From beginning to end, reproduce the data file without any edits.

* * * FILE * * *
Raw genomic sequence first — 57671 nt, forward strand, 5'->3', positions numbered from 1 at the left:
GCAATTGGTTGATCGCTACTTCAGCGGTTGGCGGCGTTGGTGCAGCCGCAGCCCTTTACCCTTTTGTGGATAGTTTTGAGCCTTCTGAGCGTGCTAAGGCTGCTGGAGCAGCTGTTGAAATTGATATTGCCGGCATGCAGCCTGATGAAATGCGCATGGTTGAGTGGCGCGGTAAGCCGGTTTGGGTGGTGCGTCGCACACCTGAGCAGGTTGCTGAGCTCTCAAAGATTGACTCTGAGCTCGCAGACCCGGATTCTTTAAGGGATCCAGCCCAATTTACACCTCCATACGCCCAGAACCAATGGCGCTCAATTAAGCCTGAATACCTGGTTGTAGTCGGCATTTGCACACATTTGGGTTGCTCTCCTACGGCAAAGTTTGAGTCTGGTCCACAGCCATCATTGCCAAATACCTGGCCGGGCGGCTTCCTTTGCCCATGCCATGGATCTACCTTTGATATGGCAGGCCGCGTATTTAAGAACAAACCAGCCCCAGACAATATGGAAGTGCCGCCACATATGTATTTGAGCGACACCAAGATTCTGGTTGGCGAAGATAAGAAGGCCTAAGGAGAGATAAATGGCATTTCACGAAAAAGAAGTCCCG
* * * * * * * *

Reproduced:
Raw genomic sequence first — 57671 nt, forward strand, 5'->3', positions numbered from 1 at the left:
GCAATTGGTTGATCGCTACTTCAGCGGTTGGCGGCGTTGGTGCAGCCGCAGCCCTTTACCCTTTTGTGGATAGTTTTGAGCCTTCTGAGCGTGCTAAGGCTGCTGGAGCAGCTGTTGAAATTGATATTGCCGGCATGCAGCCTGATGAAATGCGCATGGTTGAGTGGCGCGGTAAGCCGGTTTGGGTGGTGCGTCGCACACCTGAGCAGGTTGCTGAGCTCTCAAAGATTGACTCTGAGCTCGCAGACCCGGATTCTTTAAGGGATCCAGCCCAATTTACACCTCCATACGCCCAGAACCAATGGCGCTCAATTAAGCCTGAATACCTGGTTGTAGTCGGCATTTGCACACATTTGGGTTGCTCTCCTACGGCAAAGTTTGAGTCTGGTCCACAGCCATCATTGCCAAATACCTGGCCGGGCGGCTTCCTTTGCCCATGCCATGGATCTACCTTTGATATGGCAGGCCGCGTATTTAAGAACAAACCAGCCCCAGACAATATGGAAGTGCCGCCACATATGTATTTGAGCGACACCAAGATTCTGGTTGGCGAAGATAAGAAGGCCTAAGGAGAGATAAATGGCATTTCACGAAAAAGAAGTCCCG